Note that a 1µF capacitor is mounted to the rear of the jack socket, in order to block DC currents to the headphones. The twisted cables with TELEX plugs were usually ordered as spares from companies like Telex, Fortiphone, Maico or Audium. The sockets for these plugs were machined at the NRP, and were constructed in such a way that they could also be used as solder terminals. For further details about the PE, refer to the description of the Easy Chair Mark I Passive Element.

 More information
Easy Chair II passive element (PE) ready for transport Easy Chair II passive element (PE) T-junction for connection of headphones High-impedance crystal earpiece EC II detector with TELEX hearing aid plug EC II detector, amplifier, T-adapter and earpiece EC I amplifier and microphone - top view TELEX hearing aid cables

The transmitter basically consists of two functional parts: a rock solid valve-based transmitter, and a transistor-based speech modulator with pilot tone generator. The transmitter is crystal-driven and produces an adjustable output power between 0.4 and 40 Watts at approx. 378 MHz. The first stage is built around an E180F that is used as oscillator and tripler. It is followed by two further triplers with QQE 03/12, a QQE 03/20 driver stage and finally a QQE 06/40 exciter (PA).

The upper half of the diagram shows the audio modulator, which amplitude modulates speech, and injects a 20 kHz pilot tone. The resulting signal is directly injected into the exciter. In the receiver, the 20 kHz pilot tone is used for muting the audio circuit in order to avoid howlround.

During speech intervals, the signal-to-noise ratio of the transmitted signal should be as high as possible. For this reason, a voice detection circuit (VOX) is present, as well as a negative feedback from the antenna signal. The VOX circuit interrupts the audio path and controls the pilot tone.
The receiver is a straightforward AM detector, followed by several amplifier stages in order to deliver the signal to a loudspeaker or a pair of headphones. The signal from the first amplifier is also used for detection of the 20 kHz pilot tone that controls an audio muting switch. As an extra feature, there is a negative feedback loop between 3rd and the 2nd amplifier in order to obtain a bass boost. This is done to compensate for deficiencies in the microphone element of the PE [B].

The receiver is housed in a separate ecnlosure and is fully self-contained. It is powered by dry battery cells that last long due to the low power requirements of the receiver. Audio is available through an internal speaker, or via two 6.3 mm jack sockets, one of which mutes the speaker.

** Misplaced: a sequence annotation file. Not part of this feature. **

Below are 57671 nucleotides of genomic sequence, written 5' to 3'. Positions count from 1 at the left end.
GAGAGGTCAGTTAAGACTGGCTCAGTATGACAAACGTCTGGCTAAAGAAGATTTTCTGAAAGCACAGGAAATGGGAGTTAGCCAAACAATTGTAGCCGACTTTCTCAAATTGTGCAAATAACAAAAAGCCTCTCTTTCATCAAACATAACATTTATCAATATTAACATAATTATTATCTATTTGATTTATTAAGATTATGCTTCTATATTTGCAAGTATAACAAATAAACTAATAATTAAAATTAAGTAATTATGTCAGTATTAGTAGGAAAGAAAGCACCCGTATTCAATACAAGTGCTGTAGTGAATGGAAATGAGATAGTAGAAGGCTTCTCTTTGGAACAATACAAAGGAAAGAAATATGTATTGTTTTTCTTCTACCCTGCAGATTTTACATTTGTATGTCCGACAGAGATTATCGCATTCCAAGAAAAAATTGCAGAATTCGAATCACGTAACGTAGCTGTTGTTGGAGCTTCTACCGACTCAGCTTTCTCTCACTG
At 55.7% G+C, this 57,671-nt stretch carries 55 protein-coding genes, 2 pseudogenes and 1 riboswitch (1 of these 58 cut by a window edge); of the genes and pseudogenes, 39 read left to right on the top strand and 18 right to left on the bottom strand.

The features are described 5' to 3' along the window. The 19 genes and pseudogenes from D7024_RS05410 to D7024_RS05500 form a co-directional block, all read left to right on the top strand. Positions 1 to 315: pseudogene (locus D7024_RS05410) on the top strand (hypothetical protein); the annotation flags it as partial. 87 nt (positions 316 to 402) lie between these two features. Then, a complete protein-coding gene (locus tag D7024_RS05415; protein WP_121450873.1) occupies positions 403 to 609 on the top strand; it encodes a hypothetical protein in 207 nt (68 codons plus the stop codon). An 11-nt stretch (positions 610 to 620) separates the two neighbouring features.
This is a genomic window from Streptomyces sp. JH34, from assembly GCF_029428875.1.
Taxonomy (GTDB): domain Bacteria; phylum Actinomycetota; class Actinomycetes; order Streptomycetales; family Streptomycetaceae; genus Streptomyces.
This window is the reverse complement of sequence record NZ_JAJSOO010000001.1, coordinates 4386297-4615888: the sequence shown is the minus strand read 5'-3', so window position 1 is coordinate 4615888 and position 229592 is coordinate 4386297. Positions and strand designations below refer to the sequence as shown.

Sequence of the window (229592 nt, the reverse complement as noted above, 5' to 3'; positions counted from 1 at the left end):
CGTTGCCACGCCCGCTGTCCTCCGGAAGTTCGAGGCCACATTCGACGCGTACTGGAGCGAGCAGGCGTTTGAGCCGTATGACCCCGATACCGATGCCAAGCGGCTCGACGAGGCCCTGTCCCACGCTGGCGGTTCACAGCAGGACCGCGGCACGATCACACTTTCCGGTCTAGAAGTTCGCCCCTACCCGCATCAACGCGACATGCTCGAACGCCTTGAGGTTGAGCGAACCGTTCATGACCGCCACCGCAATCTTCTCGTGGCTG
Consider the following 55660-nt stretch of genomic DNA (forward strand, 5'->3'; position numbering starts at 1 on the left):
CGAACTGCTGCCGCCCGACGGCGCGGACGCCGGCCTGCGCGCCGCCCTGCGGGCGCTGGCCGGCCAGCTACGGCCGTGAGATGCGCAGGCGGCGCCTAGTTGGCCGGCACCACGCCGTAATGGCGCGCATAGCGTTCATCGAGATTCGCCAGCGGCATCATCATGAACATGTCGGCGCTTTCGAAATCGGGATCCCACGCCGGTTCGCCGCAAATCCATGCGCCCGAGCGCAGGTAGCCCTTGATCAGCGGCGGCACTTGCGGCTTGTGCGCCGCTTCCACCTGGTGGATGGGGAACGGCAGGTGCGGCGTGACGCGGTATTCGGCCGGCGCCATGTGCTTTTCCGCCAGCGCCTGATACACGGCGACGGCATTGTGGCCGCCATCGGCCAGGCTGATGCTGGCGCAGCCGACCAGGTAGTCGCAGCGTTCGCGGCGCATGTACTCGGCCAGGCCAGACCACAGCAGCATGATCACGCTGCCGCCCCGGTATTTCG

The duplexing unit consists of a coaxial directional coupler with two tuners in the arm that is connected to the antenna, as shown in the diagram below. They are spaced by exactly 1/8λ. The advantages of a tuner over an ordinary stub, are the smaller size, the larger bandwidth and the absence of sliding contacts which would cause severe crackling during the tuning procedure.

With this setup it is extremely important that the transmission path (i.e. the antenna and the two tuners) is adjusted for minimum reflection before the receiver is connected, in order to avoid strong and potentially harmful signals at the receiver input. Furthermore, any objects in front of the antenna that could potentially cause strong reflections (such as cars passing by) should be avoided whenever possible. At the operational frequency of 378 MHz, the specifications are:
  • Coupling
    -5.8 dB
  • Insertion loss
    1.7 dB
  • VSWR
  • Directivity
    -31.4 dB
  • Isolation
    37.2 dB
Antenna matcher
The image on the right shows the antenna matching unit that is visible at the top right of the block diagram above. It was unique in that, unlike a common stub tuner, it had no sliding contacts which caused contact noise. It was suitable for the 300-500 MHz frequency range.

This tuner is probably the only surviving part of an Easy Chair Mark II listening post. At the center frequency (400 MHz) it had an insertion loss of just 0.03 dB [C].

 Read the full description

Due to the use of a duplexer, the EC II uses a single antenna for transmitter and receiver. In order to compensate for the losses of the duplexer, the antenna gain has to be as high as possible. For this reason, two 4-element Yagi antennas are used, coupled by a coaxial T-bar with built-in 1/4λ transformers, in order to guarantee a 50 Ω match at all times.
  • Gain
    15 dB
  • F/B ratio 1
  • Frequency
    378 MHz
  • Bandwidth
    30 MHz
  1. F/B = front-to-back ratio.

Top view Input terminal Output termina; Adjusting one of the knobs Double 4-element Yagi antenna with Magic-T coupler

  1. Easy Chair Mark II, Part A - Operational Manual
    CM302532/A, June 1956 (est.). Missing

  2. Easy Chair Mark II, Part B - Technical Manual
    CM302532/B, June 1956 (est.).

  3. A new Stripline Impedance Matcher
    NRP. Date unknown, but probably 1956.

  1. NRP/CIA, Collection of documents related to Easy Chair Mark II
    Crypto Museum Archive, CM302532 (see above).

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Crypto Museum. Created: Friday 10 March 2017. Last changed: Saturday, 13 May 2017 - 07:07 CET.